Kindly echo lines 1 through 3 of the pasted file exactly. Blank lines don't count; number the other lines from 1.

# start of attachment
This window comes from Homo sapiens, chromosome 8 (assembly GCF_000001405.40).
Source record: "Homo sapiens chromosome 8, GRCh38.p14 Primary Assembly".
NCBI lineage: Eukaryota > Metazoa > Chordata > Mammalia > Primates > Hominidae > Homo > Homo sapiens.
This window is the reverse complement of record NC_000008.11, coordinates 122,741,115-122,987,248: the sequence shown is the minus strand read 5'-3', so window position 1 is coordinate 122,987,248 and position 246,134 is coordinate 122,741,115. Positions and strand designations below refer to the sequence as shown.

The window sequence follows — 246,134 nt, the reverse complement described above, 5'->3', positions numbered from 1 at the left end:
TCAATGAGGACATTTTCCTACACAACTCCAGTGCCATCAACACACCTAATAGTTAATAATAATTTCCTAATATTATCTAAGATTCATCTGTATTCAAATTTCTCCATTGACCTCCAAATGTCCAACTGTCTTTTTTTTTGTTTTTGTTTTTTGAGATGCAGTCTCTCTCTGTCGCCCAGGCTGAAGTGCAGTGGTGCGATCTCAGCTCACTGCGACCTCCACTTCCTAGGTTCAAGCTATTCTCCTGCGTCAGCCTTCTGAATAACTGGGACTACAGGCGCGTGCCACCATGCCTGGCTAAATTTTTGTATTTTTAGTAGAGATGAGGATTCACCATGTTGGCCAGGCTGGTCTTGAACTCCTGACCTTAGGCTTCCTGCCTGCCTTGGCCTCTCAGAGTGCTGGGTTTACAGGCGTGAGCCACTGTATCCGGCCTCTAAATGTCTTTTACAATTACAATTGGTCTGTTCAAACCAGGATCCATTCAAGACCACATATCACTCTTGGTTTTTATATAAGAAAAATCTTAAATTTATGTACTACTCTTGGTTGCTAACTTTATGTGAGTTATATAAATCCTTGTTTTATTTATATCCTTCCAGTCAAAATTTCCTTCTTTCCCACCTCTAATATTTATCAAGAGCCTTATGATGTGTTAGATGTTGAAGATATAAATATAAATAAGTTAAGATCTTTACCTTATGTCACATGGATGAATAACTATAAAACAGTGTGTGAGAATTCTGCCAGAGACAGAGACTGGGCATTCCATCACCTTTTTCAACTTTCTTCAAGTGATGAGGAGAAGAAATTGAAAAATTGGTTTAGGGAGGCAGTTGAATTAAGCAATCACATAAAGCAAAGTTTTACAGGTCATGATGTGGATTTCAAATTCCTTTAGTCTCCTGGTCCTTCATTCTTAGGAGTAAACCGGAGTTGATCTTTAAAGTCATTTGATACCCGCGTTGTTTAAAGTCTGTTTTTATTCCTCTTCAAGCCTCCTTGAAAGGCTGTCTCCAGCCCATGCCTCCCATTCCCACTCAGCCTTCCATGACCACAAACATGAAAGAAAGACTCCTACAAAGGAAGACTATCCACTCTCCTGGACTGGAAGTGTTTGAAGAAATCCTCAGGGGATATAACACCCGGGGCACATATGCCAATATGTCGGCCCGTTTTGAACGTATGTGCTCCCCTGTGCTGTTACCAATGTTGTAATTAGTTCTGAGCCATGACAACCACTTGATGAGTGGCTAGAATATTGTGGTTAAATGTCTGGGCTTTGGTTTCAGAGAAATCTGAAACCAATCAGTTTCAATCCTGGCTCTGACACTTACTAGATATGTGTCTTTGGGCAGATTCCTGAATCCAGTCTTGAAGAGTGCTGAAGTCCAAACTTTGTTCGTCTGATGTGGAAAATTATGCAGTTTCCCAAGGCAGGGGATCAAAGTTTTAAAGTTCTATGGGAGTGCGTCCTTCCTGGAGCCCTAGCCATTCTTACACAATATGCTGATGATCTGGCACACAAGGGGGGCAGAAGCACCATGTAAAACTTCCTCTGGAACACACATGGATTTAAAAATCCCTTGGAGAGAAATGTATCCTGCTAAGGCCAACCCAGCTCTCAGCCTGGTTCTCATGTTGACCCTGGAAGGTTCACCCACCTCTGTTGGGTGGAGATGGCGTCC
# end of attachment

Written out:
This window comes from Homo sapiens, chromosome 8 (assembly GCF_000001405.40).
Source record: "Homo sapiens chromosome 8, GRCh38.p14 Primary Assembly".
NCBI lineage: Eukaryota > Metazoa > Chordata > Mammalia > Primates > Hominidae > Homo > Homo sapiens.